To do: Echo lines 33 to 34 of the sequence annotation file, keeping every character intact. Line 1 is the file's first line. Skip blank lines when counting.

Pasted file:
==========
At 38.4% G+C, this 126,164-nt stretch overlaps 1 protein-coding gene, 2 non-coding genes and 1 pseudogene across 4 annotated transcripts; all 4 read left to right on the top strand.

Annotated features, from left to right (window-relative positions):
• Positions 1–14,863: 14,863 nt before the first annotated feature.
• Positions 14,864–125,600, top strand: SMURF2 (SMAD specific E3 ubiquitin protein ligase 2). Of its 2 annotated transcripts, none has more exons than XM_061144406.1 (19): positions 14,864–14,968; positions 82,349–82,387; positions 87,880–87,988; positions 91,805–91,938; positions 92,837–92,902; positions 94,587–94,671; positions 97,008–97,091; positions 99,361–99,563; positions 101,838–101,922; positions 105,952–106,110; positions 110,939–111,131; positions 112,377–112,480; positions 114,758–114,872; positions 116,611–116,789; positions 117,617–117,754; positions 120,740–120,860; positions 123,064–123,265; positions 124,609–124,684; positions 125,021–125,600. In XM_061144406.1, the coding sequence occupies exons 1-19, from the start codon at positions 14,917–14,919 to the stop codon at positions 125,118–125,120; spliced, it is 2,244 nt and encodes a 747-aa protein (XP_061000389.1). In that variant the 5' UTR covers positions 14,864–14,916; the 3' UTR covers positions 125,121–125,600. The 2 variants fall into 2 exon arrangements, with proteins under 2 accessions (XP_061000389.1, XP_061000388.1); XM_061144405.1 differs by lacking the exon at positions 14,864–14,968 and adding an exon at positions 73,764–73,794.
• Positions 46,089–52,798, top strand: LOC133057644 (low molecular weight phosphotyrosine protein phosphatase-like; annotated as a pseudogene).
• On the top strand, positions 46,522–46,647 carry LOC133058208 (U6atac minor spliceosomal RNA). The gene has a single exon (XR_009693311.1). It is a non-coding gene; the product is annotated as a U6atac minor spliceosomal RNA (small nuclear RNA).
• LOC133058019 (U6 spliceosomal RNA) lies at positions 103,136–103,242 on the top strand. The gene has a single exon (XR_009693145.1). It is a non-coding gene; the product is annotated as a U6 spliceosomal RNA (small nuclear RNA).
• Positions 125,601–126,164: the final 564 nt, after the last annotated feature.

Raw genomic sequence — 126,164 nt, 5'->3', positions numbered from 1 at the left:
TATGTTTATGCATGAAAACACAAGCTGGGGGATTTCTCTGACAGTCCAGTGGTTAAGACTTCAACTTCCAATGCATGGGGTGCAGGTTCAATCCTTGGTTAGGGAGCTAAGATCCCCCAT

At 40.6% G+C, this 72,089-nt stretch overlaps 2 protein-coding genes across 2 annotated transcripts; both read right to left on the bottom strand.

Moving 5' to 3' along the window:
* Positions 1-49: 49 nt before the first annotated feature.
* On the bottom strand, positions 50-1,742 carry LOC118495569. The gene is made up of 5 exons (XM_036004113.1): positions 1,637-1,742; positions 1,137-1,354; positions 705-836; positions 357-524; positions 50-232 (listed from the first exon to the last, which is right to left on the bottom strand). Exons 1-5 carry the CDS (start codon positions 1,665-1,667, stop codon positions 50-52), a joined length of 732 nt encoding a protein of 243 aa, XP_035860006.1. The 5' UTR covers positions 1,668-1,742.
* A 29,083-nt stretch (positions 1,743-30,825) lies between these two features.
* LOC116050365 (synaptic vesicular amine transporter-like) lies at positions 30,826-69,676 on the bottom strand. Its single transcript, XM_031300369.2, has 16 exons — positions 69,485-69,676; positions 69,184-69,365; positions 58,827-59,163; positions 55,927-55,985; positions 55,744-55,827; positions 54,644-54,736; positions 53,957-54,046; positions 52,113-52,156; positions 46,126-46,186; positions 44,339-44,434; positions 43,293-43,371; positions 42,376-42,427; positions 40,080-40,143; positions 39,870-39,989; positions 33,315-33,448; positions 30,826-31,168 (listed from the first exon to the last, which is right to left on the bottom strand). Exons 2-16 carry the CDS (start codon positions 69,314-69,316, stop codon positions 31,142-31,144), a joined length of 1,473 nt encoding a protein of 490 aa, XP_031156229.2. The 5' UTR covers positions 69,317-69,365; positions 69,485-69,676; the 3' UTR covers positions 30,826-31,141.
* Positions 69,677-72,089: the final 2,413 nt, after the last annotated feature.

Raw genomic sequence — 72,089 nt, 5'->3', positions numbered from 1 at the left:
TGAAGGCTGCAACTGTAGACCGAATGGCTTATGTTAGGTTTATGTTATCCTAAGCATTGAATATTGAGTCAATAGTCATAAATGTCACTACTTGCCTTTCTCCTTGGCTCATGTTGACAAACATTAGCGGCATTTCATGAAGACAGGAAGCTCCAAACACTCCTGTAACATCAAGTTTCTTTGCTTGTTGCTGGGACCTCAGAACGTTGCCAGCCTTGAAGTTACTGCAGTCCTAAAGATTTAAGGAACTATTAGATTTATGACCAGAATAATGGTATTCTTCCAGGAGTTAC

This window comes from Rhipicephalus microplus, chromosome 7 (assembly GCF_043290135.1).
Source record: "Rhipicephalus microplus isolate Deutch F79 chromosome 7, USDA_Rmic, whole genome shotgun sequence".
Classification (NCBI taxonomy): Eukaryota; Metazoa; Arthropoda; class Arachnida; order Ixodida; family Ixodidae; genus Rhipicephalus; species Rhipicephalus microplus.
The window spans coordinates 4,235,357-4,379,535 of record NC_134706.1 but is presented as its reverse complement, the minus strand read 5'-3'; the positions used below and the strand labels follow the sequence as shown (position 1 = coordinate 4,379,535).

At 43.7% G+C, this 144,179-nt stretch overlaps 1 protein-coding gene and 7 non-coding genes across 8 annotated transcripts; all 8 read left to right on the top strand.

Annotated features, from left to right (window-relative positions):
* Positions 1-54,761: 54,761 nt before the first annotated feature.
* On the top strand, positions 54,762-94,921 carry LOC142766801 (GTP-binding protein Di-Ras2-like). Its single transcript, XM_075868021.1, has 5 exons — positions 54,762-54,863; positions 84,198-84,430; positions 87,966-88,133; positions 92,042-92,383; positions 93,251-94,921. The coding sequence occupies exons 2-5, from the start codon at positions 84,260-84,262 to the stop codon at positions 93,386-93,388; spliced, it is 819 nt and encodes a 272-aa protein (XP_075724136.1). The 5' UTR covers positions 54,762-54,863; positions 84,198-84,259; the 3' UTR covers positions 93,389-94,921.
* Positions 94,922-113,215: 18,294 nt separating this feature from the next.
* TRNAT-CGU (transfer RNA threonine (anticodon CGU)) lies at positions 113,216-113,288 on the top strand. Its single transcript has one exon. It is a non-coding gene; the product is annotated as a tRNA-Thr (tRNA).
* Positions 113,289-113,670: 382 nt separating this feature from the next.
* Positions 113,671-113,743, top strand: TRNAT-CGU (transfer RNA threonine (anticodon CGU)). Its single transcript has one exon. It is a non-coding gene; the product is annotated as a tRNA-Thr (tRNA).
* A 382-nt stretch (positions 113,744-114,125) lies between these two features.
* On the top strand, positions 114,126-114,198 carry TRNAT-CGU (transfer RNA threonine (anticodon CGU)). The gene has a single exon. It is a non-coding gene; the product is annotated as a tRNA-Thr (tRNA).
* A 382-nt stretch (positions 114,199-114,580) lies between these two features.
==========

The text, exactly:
* On the top strand, positions 114,126-114,198 carry TRNAT-CGU (transfer RNA threonine (anticodon CGU)). The gene has a single exon. It is a non-coding gene; the product is annotated as a tRNA-Thr (tRNA).
* A 382-nt stretch (positions 114,199-114,580) lies between these two features.